Fall’s bounty offers squash in all its forms

Now that we are fully into the changes of autumn, markets and gardens are pouring forth with a variety of squash and gourds. Squash is a staple for me in the latter parts of the year for its great versatility in the kitchen, easily finding a niche at all skill levels, while simultaneously being extremely affordable and filling. I like to think of squash as a middle ground between white and sweet potatoes, allowing preparations from either camp to be utilized easily.

The easiest preparation for any squash (and almost always the first step when making anything with them), is roasting. If I’m only roasting and then serving them as is, I like to go with acorn squash, as its thick skin provides an excellent disposable bowl for quick cleanup and interesting presentation. First, preheat your oven to 350 degrees Fahrenheit. To prepare acorn squash for roasting, simply cut down the middle of the squash from stem to base, scoop out the seeds and their membrane, and transfer to a baking dish or pan. Brush all exposed flesh with melted butter, then add salt and pepper. Sprinkle each half lightly with cinnamon (optional). I personally like to add thyme and rosemary to each basin, though sage will also work well. Slide into oven and bake until fork tender, about 30 minutes. Serve as is. Possible additions include adding some apple cider, a cinnamon stick, or white wine to each basin while roasting. Serving suggestions include adding some pulled pork, roasted or candied walnuts, sour cream, and/or chives to each squash.

Now perhaps you want squash but only want it to be a more manageable side dish. In such a case, I would recommend sauteed butternut squash with apples. Preheat oven to 350 degrees Fahrenheit. Prepare the butternut by first using a peeler to remove the skin and outer pith until only the orange flesh remains. Remove the stem and base, split the squash lengthwise, and remove the seeds and membrane. Dice the flesh into approximately 1/2-inch pieces, toss with melted butter, salt, and pepper, and pour into a baking dish or pan. Bake until fork tender, about 20 minutes. During this time, dice red onion, peel, core, and dice apple, and preheat a saute pan to medium-high heat. Once the squash is done, add butter to the pan and allow to melt. Begin by sauteing the onion until translucent, then add the apple and squash and cook until fragrant, working in batches if necessary. Be sure to not overcook the apples, as they will begin to become mushy and crushed. Salt and pepper to taste. Serve immediately.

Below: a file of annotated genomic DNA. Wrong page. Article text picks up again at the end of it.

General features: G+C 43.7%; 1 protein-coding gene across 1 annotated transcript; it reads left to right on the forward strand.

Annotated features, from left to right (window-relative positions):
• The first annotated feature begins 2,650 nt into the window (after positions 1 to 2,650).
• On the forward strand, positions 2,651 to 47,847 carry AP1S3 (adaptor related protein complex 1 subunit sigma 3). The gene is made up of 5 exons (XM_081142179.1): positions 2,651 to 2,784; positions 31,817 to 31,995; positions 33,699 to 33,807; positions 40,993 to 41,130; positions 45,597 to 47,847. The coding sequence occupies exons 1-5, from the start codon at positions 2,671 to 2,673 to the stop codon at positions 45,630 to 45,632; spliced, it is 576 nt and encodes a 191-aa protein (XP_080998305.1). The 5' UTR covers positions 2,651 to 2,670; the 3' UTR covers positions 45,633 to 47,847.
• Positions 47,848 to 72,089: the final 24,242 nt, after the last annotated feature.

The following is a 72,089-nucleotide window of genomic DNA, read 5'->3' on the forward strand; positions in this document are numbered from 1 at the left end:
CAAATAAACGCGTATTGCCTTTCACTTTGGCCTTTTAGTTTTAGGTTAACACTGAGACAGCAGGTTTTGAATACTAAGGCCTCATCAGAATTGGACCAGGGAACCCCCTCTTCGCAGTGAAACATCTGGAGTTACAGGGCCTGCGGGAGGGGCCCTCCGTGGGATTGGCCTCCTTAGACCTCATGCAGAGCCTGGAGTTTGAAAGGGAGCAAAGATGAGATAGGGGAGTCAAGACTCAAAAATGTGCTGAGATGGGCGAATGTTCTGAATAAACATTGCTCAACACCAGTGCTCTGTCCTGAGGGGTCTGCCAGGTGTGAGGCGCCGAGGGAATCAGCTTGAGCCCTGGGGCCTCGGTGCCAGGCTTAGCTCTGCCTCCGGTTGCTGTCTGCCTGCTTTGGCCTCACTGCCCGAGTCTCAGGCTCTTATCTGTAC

Make a gluten-free pasta
Perhaps you’re familiar with spaghetti squash and would like to try your hand at making a gluten-free pasta dish, minus the often-finicky rice flour substitutes. This is easily achieved. Preheat your oven to 400 degrees Fahrenheit. Prepare your squash as you would the acorn squash, leaving the skin intact. Bake until fork tender, about 45 minutes. After the squash is roasted, allow it to cool until you are comfortable handling it (disposable latex or vinyl gloves may aid in this process), and use a fork to pull at the flesh to produce long strands. During this time, mince your garlic and shallots, slice your cremini mushrooms and chiffonade your sage. Chiffonade is a knife technique used for cutting herbs and leaf vegetables into thin strips or ribbons. To chiffonade leaves of basil, for instance, you would stack the basil leaves and roll them into a tube, and then carefully cut across the ends of the tube with your knife to produce fine strips. Make sure to have your peas ready.

Preheat a saute pan to medium-high heat and add remaining 2 Tbsp butter. Add garlic and shallots until fragrant, and then add cremini; cook until they have released their juices, stirring to prevent burning. Add the peas and then the squash, stirring gently to coat the strands evenly and heat them throughout. Add salt and pepper to taste. Sprinkle sage to finish, and serve as is. Possible additions include chopped bacon,

sausage, cream, and/or parmesan cheese, depending on dietary preference. If desired, a browned butter sauce (as opposed to just melted butter) will make this dish sing, but browning the butter and not burning it through the cooking process may prove difficult for some home cooks.

Roast Acorn Squash   4 Servings
2 medium-sized Acorn Squash
4 Tbsp Butter, melted
Salt and Pepper to taste
2 tsp Ground Cinnamon
12 Thyme sprigs and 4 Rosemary sprigs, divided
8 Sage leaves, divided (optional)

 

Sauteed Butternut Squash    8 Servings
1 large Butternut Squash, or 2 medium
4 Tbsp Butter
Salt and Pepper to taste
1 Red Onion, diced
2 Apples, peeled, cored, and diced

 

Spaghetti Squash with Peas and Mushrooms 2-3 Servings
1 large Spaghetti Squash, or 2 medium
6 Tbsp Butter, divided
Salt and Pepper to taste
2 cloves Garlic, minced
1 Shallot, minced
1, 8-oz package of Cremini Mushrooms, sliced
8 Sage leaves, chiffonade
½ cup Parmesan Cheese (optional)

 

  • Blake Belleman
  • I'm Blake Belleman, a young cook trying to make the best of a beautiful, yet sometimes harsh world. When I'm not trying to learn something new such as knitting, screen printing, or how to prepare a different cuisine, I like to spend my time hearing people's stories and relaxing with good company.


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